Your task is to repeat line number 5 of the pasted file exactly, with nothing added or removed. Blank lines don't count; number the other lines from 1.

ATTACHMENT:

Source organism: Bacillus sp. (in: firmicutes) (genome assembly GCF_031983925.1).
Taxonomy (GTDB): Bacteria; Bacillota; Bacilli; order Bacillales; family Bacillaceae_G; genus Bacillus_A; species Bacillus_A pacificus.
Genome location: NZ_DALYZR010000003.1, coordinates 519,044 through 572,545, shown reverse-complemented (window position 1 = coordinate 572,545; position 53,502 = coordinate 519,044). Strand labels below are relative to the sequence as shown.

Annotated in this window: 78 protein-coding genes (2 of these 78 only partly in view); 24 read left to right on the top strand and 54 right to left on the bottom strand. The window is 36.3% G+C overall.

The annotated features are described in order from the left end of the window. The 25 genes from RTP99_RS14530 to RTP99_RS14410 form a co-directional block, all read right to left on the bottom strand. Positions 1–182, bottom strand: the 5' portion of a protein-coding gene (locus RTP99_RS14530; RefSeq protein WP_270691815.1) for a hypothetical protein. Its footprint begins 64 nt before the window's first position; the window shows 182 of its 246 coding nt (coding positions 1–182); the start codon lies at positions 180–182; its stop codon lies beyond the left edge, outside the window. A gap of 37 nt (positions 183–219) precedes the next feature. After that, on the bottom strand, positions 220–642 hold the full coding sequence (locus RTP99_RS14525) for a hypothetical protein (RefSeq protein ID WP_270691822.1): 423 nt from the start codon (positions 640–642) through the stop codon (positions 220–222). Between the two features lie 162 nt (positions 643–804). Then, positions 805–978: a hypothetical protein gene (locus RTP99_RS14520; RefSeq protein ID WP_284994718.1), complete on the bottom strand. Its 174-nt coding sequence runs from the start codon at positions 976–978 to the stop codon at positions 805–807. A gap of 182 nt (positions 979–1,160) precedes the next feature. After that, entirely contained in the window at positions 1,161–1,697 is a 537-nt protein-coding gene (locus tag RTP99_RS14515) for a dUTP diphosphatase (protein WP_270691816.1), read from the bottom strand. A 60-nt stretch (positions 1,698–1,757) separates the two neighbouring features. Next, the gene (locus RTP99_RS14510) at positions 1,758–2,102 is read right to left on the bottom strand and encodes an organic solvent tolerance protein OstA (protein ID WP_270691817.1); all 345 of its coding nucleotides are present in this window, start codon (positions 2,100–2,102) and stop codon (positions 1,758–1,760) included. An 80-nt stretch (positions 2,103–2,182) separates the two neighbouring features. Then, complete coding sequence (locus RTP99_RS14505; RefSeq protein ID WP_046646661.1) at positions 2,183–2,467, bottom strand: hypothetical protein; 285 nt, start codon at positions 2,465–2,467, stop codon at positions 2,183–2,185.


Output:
The annotated features are described in order from the left end of the window. The 25 genes from RTP99_RS14530 to RTP99_RS14410 form a co-directional block, all read right to left on the bottom strand. Positions 1–182, bottom strand: the 5' portion of a protein-coding gene (locus RTP99_RS14530; RefSeq protein WP_270691815.1) for a hypothetical protein. Its footprint begins 64 nt before the window's first position; the window shows 182 of its 246 coding nt (coding positions 1–182); the start codon lies at positions 180–182; its stop codon lies beyond the left edge, outside the window. A gap of 37 nt (positions 183–219) precedes the next feature. After that, on the bottom strand, positions 220–642 hold the full coding sequence (locus RTP99_RS14525) for a hypothetical protein (RefSeq protein ID WP_270691822.1): 423 nt from the start codon (positions 640–642) through the stop codon (positions 220–222). Between the two features lie 162 nt (positions 643–804). Then, positions 805–978: a hypothetical protein gene (locus RTP99_RS14520; RefSeq protein ID WP_284994718.1), complete on the bottom strand. Its 174-nt coding sequence runs from the start codon at positions 976–978 to the stop codon at positions 805–807. A gap of 182 nt (positions 979–1,160) precedes the next feature. After that, entirely contained in the window at positions 1,161–1,697 is a 537-nt protein-coding gene (locus tag RTP99_RS14515) for a dUTP diphosphatase (protein WP_270691816.1), read from the bottom strand. A 60-nt stretch (positions 1,698–1,757) separates the two neighbouring features. Next, the gene (locus RTP99_RS14510) at positions 1,758–2,102 is read right to left on the bottom strand and encodes an organic solvent tolerance protein OstA (protein ID WP_270691817.1); all 345 of its coding nucleotides are present in this window, start codon (positions 2,100–2,102) and stop codon (positions 1,758–1,760) included. An 80-nt stretch (positions 2,103–2,182) separates the two neighbouring features. Then, complete coding sequence (locus RTP99_RS14505; RefSeq protein ID WP_046646661.1) at positions 2,183–2,467, bottom strand: hypothetical protein; 285 nt, start codon at positions 2,465–2,467, stop codon at positions 2,183–2,185.